[MLton] Question about Definition of SML :)

Stephen Weeks MLton@mlton.org
Mon, 1 Dec 2003 10:48:30 -0800

> Actually, I think I was also mistaken before. What I was thinking of was
> something like:
> let
>   datatype T = C
>   exception E of T
> in
>   raise E C
> end
>   handle E x => x
> But actually it would not even be possible to have this handler using E
> (or at least it would not be the same E but an exception declared elsewhere
> and then it would never catch any exception in the first place).
> But if you say that these rules are also to ensure that new names are
> generated then maybe another declared E would catch the one from the
> nested declaration - which would clearly be a problem.

I don't see how exceptions can cause problems with this stuff, since
exception declarations don't generate new type names, they just add
new variants to the exn datatype.  The rules in the dynamic semantics
that allocate new exception names (dynamically) prevent exceptions
from going wrong.

> > Only the ML Kit of all the SML implementations
> > rejects the following program as required by the side condition on
> > rule 14.
> > 
> > val _ =
> >    let
> >       val x = ref []
> >       datatype a = B
> >       val _ = x := [B]
> >    in
> >       ()
> >    end
> Ouch! Adding references and exceptions really has some consequences that
> are hard to see. But actually this program should be rejected
> just because of
> val x = ref []
> This violates the value-restriction. 

No.  Without the side condition on rule 14, x can be assigned the
monotype "a list ref", so the value restriction does not come in to

> > I agree with you that the side condition on rule 26 is redundant, but
> > only due to a subtle point (possibly a mistake).  If the C + VE on the
> > top had been written with a circled plus instead of a plain plus, then
> > the side condition would not be redundant. 
> Adding a circle plus would be a little confusing here I think. The
> circle plus adds type names and the side condition restricts it.
> Knowing how these rules would take precedence over one another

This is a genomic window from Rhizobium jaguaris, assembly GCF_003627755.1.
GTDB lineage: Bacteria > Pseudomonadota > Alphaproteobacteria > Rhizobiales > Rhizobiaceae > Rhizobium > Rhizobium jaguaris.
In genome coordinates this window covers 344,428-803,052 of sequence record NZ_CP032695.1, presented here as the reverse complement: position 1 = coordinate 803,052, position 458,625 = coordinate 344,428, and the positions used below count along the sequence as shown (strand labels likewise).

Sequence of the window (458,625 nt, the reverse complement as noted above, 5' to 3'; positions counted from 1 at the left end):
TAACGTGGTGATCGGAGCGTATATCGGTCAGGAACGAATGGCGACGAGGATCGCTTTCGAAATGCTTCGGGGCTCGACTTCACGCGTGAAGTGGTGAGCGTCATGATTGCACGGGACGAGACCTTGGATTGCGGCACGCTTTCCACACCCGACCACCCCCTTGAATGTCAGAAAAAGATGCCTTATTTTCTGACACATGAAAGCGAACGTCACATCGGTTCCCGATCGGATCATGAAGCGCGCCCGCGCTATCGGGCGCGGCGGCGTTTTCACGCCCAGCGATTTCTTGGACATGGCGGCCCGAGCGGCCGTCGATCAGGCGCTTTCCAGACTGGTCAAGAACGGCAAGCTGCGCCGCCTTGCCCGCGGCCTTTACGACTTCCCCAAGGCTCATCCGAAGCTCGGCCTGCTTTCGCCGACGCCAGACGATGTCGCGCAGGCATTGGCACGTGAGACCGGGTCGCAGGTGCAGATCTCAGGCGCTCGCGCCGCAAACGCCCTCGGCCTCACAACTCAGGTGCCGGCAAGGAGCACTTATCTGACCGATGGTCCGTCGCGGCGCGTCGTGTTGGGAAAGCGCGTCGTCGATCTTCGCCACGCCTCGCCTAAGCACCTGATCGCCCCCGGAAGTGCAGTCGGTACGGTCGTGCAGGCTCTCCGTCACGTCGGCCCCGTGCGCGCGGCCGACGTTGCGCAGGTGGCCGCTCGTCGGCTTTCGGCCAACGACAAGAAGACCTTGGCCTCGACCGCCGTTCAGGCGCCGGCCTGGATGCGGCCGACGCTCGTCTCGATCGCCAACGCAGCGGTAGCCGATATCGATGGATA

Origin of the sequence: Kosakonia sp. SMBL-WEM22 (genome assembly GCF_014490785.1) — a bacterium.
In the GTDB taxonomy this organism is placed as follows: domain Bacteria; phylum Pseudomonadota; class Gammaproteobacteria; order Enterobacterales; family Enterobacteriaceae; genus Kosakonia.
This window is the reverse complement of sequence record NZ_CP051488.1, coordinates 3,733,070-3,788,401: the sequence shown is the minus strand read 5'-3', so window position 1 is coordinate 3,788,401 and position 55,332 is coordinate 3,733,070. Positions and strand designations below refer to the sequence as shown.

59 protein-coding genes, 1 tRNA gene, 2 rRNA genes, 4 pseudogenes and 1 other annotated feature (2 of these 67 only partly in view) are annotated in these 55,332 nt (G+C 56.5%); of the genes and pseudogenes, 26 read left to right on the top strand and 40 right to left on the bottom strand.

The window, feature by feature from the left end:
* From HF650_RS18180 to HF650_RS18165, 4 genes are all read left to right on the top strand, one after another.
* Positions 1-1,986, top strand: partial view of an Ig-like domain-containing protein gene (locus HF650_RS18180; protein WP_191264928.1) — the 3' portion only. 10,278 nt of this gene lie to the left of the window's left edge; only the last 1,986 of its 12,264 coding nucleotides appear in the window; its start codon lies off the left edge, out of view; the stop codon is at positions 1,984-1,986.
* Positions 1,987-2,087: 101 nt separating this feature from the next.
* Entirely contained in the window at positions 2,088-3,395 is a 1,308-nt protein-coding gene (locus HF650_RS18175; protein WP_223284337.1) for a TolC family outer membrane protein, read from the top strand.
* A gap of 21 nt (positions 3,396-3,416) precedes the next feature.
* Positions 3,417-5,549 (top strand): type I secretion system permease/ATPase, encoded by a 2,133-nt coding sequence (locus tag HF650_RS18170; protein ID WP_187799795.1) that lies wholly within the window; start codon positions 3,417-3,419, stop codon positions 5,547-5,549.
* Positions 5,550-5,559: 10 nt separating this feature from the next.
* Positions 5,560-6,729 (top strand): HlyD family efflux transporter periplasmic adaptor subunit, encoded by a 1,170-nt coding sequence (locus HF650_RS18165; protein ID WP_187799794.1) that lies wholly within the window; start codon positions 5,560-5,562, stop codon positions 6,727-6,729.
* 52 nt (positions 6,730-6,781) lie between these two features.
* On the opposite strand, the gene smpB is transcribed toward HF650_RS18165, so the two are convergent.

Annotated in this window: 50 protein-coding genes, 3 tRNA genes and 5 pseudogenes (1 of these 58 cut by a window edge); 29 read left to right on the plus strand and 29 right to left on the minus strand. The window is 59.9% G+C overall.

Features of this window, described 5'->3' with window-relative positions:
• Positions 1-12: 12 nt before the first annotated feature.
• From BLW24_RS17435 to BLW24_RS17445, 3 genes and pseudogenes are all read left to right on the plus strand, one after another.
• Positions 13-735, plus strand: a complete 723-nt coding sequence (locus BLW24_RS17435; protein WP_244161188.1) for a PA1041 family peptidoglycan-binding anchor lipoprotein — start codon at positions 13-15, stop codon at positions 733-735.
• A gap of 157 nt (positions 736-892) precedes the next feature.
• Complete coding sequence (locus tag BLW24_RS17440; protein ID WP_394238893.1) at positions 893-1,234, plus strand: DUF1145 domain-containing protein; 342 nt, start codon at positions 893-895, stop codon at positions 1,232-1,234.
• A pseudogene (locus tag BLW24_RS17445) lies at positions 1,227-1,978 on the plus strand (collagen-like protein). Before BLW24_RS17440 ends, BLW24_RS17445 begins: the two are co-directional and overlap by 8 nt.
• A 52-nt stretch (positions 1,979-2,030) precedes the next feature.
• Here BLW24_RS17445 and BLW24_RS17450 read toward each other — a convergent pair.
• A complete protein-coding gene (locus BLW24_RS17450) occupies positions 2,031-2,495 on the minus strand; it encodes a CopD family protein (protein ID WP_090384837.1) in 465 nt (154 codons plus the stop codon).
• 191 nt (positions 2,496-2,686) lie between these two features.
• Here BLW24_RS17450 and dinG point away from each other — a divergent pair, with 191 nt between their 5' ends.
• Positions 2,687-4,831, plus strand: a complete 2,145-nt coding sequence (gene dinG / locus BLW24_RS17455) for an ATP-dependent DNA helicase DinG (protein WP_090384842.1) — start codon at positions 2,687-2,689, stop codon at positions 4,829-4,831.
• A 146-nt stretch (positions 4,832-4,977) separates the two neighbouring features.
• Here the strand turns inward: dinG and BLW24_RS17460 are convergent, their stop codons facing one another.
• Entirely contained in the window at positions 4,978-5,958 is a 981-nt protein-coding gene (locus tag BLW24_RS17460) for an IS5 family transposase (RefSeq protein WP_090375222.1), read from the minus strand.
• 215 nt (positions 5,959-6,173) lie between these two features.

> would be a tricky issue.

There is no issue of precedence.  The rules define a collection of
relations inductively.  The Definition requires that if there is some
elaboration that succeeds (i.e. element of the relation), then the
type inference must find it.

> > With a circle plus, the
> > context used to elaborate the valbind could include type names defined
> > by the valbind, so if the side condition weren't there then the
> > following program would be accepted.
> > 
> > val rec f =
> >    fn x =>
> >    let
> >       datatype A = C of bool -> bool
> >    in
> >       fn C x => x true
> >    end
> > 
> > There are two ways to correct the rule: remove the side condition, or
> > change the circle to a circle-plus.
> OK - that for sure is very subtle. This means that the recursive circle
> plus would even override the condition in rule (4).

If you change the circle to circle-plus, then one could make the type
name for A avaiable when elaborating "fn x => ...", but then the side
condition on (26) would rule out the elaboration of the "rec f =
..." because the type name for A would be in VE but not in T of C.

> I think I'm beginning to get to the point where I will just
> choose the simplest possible solutions in my language to avoid
> many of these issues altogether :)


> I definately think that I'm not in favour of using something like 
> circle plus in rule (26). Thus I wouldn't need the side-condition either.

Sounds good.

> Probably a very hard project compared to common bachelor's projects ;)